How to "fake" a Lowry
I enjoyed Sunday night's Fake or Fortune programme that attributed a sketch to Gauguin, and also proved that a painting claiming to be by Gauguin was a forgery. The programme reminded me of some 'forgeries' I produced earlier in my career!
In 1980 I was asked by the director and producer David Wheatley to make replicas of L S Lowry artwork to be used on the set of a film he was making for Granada TV titled L S Lowry: A Private View. This was based on a book of the same name by Shelley Rhode
Prior to this, I only knew of the 'matchstick' figure paintings by Lowry. When I looked at his work in depth I was surprised to see the representational self portraits and figure drawings that he produced, earlier in his career, whilst attending evening classes at Manchester Art School.
The film traced the development of Lowry from his early days to his studio in Mottram. I was asked to reproduce life drawings, and paintings from across his career.
For example, one film set was to replicate the life room at the art school - so I had to make a series of drawings for each one of those students who attended classes, including Lowry.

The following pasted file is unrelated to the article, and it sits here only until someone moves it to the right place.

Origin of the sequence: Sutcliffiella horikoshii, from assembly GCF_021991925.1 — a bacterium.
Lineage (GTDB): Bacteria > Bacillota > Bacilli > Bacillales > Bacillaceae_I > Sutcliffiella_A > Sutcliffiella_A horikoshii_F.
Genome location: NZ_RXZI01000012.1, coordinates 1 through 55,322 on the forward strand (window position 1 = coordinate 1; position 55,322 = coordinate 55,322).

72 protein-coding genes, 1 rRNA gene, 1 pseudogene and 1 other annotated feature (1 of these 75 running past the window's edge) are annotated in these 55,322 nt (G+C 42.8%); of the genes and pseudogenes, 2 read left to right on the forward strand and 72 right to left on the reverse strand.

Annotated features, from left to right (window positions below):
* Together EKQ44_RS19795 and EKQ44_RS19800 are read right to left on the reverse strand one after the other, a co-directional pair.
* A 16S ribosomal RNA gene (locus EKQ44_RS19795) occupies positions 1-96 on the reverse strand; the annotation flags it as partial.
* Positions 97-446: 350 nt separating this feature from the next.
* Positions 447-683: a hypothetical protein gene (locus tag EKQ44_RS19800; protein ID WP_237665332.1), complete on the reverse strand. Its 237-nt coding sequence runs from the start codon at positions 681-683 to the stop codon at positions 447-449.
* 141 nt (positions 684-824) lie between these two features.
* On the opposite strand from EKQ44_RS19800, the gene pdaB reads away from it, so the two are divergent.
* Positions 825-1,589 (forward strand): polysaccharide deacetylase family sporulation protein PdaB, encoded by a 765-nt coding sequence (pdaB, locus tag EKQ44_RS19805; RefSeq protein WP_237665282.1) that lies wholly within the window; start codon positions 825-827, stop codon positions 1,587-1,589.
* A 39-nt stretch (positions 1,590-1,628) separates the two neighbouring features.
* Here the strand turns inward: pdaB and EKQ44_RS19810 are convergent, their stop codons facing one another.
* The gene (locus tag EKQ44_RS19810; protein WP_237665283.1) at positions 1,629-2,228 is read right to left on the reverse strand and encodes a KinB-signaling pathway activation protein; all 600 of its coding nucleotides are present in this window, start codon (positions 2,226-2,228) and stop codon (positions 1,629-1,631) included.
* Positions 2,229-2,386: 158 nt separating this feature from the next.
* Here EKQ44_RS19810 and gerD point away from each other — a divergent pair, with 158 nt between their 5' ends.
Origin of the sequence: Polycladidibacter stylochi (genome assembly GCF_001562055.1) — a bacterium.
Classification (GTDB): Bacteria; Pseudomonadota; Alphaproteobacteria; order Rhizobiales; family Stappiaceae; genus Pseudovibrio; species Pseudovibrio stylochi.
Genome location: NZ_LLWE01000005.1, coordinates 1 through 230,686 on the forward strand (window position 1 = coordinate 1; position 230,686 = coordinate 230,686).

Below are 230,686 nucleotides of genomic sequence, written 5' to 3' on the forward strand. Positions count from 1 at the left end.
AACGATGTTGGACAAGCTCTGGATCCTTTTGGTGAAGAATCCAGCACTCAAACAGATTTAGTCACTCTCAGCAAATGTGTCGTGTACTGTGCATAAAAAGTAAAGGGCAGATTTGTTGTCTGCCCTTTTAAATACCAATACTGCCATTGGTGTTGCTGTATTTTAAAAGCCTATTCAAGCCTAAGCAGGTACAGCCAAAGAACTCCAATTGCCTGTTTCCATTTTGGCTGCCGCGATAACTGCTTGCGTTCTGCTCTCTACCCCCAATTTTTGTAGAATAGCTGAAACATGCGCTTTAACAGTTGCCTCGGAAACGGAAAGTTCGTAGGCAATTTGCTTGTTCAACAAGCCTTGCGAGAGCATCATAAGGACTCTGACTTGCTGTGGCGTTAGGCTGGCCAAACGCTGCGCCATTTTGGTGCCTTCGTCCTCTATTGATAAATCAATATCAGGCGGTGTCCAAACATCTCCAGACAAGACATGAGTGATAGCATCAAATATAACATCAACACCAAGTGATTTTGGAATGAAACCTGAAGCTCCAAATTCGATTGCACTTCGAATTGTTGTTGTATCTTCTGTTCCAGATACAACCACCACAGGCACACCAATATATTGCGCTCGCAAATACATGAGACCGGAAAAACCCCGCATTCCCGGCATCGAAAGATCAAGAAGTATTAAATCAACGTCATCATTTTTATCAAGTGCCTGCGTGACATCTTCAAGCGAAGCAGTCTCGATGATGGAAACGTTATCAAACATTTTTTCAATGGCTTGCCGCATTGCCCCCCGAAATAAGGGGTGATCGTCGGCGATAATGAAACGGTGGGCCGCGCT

Additionally , I had to copy many of his works to fill his studio on the film set, including the painting 'man lying on a wall' as well as many other lesser known works. The more familiar works were surprisingly tricky to technically reproduce. He often started with a white impasto ground superimposing his figures on the surface, which again was relatively thickly painted.
I did not attend any of the filming of the programme, but I asked David Wheatley if I could have the Lowry drawings and paintings that I had copied when the film was completed. However, he told me later, that on the last day of filming the crew and actors had descended onto the film set, and they had taken all of the art work that I had produced.
What is of concern to me, and a potential nightmare, is that some of the work might resurface in the future and be passed off as original Lowry paintings and drawings!